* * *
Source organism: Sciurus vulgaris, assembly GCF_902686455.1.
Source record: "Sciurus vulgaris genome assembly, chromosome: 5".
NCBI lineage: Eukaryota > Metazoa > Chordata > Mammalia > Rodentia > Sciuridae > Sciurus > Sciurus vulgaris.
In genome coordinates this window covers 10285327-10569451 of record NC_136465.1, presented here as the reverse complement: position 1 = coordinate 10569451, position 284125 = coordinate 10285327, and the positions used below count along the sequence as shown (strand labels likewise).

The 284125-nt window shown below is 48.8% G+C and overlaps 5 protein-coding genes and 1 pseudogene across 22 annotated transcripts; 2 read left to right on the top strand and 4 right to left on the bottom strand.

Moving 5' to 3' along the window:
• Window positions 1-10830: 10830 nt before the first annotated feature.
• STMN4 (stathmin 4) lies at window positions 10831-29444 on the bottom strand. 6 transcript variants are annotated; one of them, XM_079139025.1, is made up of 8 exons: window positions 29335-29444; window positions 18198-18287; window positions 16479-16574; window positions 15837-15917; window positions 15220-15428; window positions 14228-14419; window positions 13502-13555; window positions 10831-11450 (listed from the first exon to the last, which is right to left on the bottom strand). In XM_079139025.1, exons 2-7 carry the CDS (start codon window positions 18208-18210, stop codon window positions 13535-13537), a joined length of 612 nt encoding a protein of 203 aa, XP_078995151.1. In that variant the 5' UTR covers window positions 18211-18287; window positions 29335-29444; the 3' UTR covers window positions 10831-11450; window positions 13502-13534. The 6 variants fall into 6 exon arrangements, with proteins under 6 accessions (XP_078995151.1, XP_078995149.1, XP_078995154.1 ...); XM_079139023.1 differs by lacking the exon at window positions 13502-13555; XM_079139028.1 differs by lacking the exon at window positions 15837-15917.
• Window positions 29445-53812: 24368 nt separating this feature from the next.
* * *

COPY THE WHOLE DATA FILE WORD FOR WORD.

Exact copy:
Source organism: Sciurus vulgaris, assembly GCF_902686455.1.
Source record: "Sciurus vulgaris genome assembly, chromosome: 5".
NCBI lineage: Eukaryota > Metazoa > Chordata > Mammalia > Rodentia > Sciuridae > Sciurus > Sciurus vulgaris.
In genome coordinates this window covers 10285327-10569451 of record NC_136465.1, presented here as the reverse complement: position 1 = coordinate 10569451, position 284125 = coordinate 10285327, and the positions used below count along the sequence as shown (strand labels likewise).

The 284125-nt window shown below is 48.8% G+C and overlaps 5 protein-coding genes and 1 pseudogene across 22 annotated transcripts; 2 read left to right on the top strand and 4 right to left on the bottom strand.

Moving 5' to 3' along the window:
• Window positions 1-10830: 10830 nt before the first annotated feature.
• STMN4 (stathmin 4) lies at window positions 10831-29444 on the bottom strand. 6 transcript variants are annotated; one of them, XM_079139025.1, is made up of 8 exons: window positions 29335-29444; window positions 18198-18287; window positions 16479-16574; window positions 15837-15917; window positions 15220-15428; window positions 14228-14419; window positions 13502-13555; window positions 10831-11450 (listed from the first exon to the last, which is right to left on the bottom strand). In XM_079139025.1, exons 2-7 carry the CDS (start codon window positions 18208-18210, stop codon window positions 13535-13537), a joined length of 612 nt encoding a protein of 203 aa, XP_078995151.1. In that variant the 5' UTR covers window positions 18211-18287; window positions 29335-29444; the 3' UTR covers window positions 10831-11450; window positions 13502-13534. The 6 variants fall into 6 exon arrangements, with proteins under 6 accessions (XP_078995151.1, XP_078995149.1, XP_078995154.1 ...); XM_079139023.1 differs by lacking the exon at window positions 13502-13555; XM_079139028.1 differs by lacking the exon at window positions 15837-15917.
• Window positions 29445-53812: 24368 nt separating this feature from the next.